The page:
But there also has to be a recognition that the stuff that was going on
in 1996 and 1997 was small and grew far too slowly. We are now seeing a
revolution because the ideas are spreading so much more quickly. Does
that discount what has come before? No, absolutely not, but it doesn’t
change the power of now. After all, Marx was nowhere without the ideas
of Hegel, right?
In the end, I do worry about the hype-factor with a lot of these
tools… and that’s why I do think it is incredibly important to keep
asking "What’s good" instead of "What’s new?" It’s also why it’s so
important to talk in terms of what we want to do, rather than the tools
we want to use. Steve Dembo talked about this recently in his post: Shiny Happy Tools when he wrote:
So what does this mean for educators? Simply this: Don’t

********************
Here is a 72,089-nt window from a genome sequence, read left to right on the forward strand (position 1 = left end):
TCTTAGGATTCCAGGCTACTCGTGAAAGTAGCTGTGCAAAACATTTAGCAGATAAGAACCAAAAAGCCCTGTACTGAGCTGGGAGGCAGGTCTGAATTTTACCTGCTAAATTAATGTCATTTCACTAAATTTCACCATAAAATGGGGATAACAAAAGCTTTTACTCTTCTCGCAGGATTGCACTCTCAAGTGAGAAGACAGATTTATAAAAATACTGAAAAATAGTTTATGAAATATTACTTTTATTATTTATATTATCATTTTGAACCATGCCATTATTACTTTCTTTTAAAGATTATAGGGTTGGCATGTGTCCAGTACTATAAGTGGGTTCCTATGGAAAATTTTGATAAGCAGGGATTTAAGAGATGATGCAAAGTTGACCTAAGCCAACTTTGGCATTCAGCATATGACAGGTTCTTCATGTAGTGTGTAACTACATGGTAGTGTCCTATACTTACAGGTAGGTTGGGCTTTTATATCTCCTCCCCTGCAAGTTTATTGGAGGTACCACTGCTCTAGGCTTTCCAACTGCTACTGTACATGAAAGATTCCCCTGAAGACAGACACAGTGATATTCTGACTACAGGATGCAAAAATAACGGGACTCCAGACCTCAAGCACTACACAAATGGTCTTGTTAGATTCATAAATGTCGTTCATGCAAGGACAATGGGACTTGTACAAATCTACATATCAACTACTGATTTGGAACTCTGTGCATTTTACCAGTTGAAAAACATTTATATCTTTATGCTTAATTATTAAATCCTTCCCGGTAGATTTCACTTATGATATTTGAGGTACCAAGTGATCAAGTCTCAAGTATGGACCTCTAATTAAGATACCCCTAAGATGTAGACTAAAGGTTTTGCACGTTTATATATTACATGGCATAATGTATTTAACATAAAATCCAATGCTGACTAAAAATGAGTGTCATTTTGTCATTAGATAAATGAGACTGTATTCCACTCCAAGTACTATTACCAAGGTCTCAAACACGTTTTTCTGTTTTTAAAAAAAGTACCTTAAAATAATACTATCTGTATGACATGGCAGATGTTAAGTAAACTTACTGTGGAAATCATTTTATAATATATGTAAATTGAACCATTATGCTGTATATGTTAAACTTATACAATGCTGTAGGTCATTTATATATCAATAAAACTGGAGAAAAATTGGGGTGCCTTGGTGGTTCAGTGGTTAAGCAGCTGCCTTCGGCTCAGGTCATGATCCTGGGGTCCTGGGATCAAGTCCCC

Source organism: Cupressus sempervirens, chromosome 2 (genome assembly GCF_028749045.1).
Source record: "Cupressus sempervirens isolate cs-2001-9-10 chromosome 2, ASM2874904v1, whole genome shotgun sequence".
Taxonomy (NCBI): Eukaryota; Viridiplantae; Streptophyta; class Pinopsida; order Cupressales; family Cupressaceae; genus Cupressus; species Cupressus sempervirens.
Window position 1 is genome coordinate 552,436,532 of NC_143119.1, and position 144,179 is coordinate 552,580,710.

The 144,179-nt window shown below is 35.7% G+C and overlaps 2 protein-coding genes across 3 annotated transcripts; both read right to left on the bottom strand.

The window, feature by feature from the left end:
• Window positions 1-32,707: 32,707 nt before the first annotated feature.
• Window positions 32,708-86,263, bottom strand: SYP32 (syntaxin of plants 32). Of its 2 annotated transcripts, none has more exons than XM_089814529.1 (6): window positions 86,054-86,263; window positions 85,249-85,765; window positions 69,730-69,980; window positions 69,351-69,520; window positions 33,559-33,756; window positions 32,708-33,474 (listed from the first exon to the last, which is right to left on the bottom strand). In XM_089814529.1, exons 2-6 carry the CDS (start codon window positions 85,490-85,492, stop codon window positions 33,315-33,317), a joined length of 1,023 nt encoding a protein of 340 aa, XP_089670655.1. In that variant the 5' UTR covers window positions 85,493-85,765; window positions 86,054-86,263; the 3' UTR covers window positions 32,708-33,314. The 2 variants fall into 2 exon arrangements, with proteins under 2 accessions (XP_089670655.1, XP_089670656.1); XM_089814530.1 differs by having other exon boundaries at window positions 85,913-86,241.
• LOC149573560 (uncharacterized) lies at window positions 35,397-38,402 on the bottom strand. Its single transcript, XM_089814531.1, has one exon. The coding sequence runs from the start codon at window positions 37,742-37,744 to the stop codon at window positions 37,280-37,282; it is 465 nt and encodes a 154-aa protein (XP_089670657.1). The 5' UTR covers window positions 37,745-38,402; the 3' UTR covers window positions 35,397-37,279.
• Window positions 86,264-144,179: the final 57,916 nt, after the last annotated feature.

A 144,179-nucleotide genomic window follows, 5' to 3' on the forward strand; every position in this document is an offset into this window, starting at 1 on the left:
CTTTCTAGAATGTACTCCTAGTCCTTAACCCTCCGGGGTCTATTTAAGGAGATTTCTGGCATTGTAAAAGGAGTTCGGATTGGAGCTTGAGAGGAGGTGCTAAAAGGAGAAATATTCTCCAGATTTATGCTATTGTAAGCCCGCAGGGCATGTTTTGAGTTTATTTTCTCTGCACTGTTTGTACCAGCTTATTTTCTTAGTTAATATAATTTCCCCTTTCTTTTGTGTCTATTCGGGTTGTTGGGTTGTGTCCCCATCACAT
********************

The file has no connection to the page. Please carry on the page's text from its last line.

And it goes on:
get married to the tools in your toolbox. A hammer is a hammer is a
hammer. So what if you really like the steel one with the yellow
handle? At some point that one might disappear and you better be ready
to pick up a new one. Need to cut a board but can’t find a saw? Time to
get creative my friend. If you are willing to concentrate on what your
actual needs are, you’ll find plenty of tools at hand for about every
We have incredible tools at our disposal. They are fun to use, but what
we need to now do is start asking ourselves the harder question —
"What is that we want our students to do and be and what are the tools
— Web 2.0 and traditional — that we need to help our students achieve
their and our goals?"
And if you still have time, go visit the original blog–David Warlick’s–for an interesting discussion about what Web 2.0 means to all of us and if the label really matters.